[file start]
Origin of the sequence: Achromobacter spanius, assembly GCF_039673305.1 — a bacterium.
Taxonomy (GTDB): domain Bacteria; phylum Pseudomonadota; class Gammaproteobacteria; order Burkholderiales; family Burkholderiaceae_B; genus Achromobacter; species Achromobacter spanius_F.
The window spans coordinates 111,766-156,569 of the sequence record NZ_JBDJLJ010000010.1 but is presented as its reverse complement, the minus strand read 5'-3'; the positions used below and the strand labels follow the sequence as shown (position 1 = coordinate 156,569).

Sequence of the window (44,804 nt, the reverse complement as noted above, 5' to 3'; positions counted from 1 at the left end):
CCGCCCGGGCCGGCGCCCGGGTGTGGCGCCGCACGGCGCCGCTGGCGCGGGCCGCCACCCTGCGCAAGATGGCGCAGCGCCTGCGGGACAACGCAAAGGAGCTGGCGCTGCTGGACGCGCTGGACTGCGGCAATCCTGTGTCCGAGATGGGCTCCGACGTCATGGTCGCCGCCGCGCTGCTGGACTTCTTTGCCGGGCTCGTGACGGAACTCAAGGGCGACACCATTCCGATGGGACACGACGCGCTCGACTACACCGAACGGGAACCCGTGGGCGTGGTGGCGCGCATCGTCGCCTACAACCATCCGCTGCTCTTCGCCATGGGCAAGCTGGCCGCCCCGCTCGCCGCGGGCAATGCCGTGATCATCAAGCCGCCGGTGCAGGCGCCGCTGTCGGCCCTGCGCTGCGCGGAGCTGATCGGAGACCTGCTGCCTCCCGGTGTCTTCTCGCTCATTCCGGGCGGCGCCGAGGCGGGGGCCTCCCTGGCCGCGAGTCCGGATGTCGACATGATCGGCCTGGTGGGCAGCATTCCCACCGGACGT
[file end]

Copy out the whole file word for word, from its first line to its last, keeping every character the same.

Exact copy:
Origin of the sequence: Achromobacter spanius, assembly GCF_039673305.1 — a bacterium.
Taxonomy (GTDB): domain Bacteria; phylum Pseudomonadota; class Gammaproteobacteria; order Burkholderiales; family Burkholderiaceae_B; genus Achromobacter; species Achromobacter spanius_F.
The window spans coordinates 111,766-156,569 of the sequence record NZ_JBDJLJ010000010.1 but is presented as its reverse complement, the minus strand read 5'-3'; the positions used below and the strand labels follow the sequence as shown (position 1 = coordinate 156,569).

Sequence of the window (44,804 nt, the reverse complement as noted above, 5' to 3'; positions counted from 1 at the left end):
CCGCCCGGGCCGGCGCCCGGGTGTGGCGCCGCACGGCGCCGCTGGCGCGGGCCGCCACCCTGCGCAAGATGGCGCAGCGCCTGCGGGACAACGCAAAGGAGCTGGCGCTGCTGGACGCGCTGGACTGCGGCAATCCTGTGTCCGAGATGGGCTCCGACGTCATGGTCGCCGCCGCGCTGCTGGACTTCTTTGCCGGGCTCGTGACGGAACTCAAGGGCGACACCATTCCGATGGGACACGACGCGCTCGACTACACCGAACGGGAACCCGTGGGCGTGGTGGCGCGCATCGTCGCCTACAACCATCCGCTGCTCTTCGCCATGGGCAAGCTGGCCGCCCCGCTCGCCGCGGGCAATGCCGTGATCATCAAGCCGCCGGTGCAGGCGCCGCTGTCGGCCCTGCGCTGCGCGGAGCTGATCGGAGACCTGCTGCCTCCCGGTGTCTTCTCGCTCATTCCGGGCGGCGCCGAGGCGGGGGCCTCCCTGGCCGCGAGTCCGGATGTCGACATGATCGGCCTGGTGGGCAGCATTCCCACCGGACGT